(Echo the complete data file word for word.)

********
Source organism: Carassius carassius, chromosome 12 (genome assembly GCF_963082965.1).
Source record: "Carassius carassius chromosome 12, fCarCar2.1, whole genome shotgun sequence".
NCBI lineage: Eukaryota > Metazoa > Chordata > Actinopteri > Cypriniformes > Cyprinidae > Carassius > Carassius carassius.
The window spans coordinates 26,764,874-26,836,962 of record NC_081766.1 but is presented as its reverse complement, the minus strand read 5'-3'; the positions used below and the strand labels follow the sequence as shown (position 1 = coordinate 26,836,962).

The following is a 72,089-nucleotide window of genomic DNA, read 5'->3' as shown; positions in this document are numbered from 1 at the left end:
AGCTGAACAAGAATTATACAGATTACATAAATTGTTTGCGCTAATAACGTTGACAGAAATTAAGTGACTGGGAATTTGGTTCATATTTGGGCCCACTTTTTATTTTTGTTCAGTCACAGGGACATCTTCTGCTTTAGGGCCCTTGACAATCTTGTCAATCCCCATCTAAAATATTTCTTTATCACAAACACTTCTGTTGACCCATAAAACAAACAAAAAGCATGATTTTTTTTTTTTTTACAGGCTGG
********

Source organism: Carassius carassius, chromosome 12 (genome assembly GCF_963082965.1).
Source record: "Carassius carassius chromosome 12, fCarCar2.1, whole genome shotgun sequence".
NCBI lineage: Eukaryota > Metazoa > Chordata > Actinopteri > Cypriniformes > Cyprinidae > Carassius > Carassius carassius.
The window spans coordinates 26,764,874-26,836,962 of record NC_081766.1 but is presented as its reverse complement, the minus strand read 5'-3'; the positions used below and the strand labels follow the sequence as shown (position 1 = coordinate 26,836,962).

The following is a 72,089-nucleotide window of genomic DNA, read 5'->3' as shown; positions in this document are numbered from 1 at the left end:
AGCTGAACAAGAATTATACAGATTACATAAATTGTTTGCGCTAATAACGTTGACAGAAATTAAGTGACTGGGAATTTGGTTCATATTTGGGCCCACTTTTTATTTTTGTTCAGTCACAGGGACATCTTCTGCTTTAGGGCCCTTGACAATCTTGTCAATCCCCATCTAAAATATTTCTTTATCACAAACACTTCTGTTGACCCATAAAACAAACAAAAAGCATGATTTTTTTTTTTTTTACAGGCTGG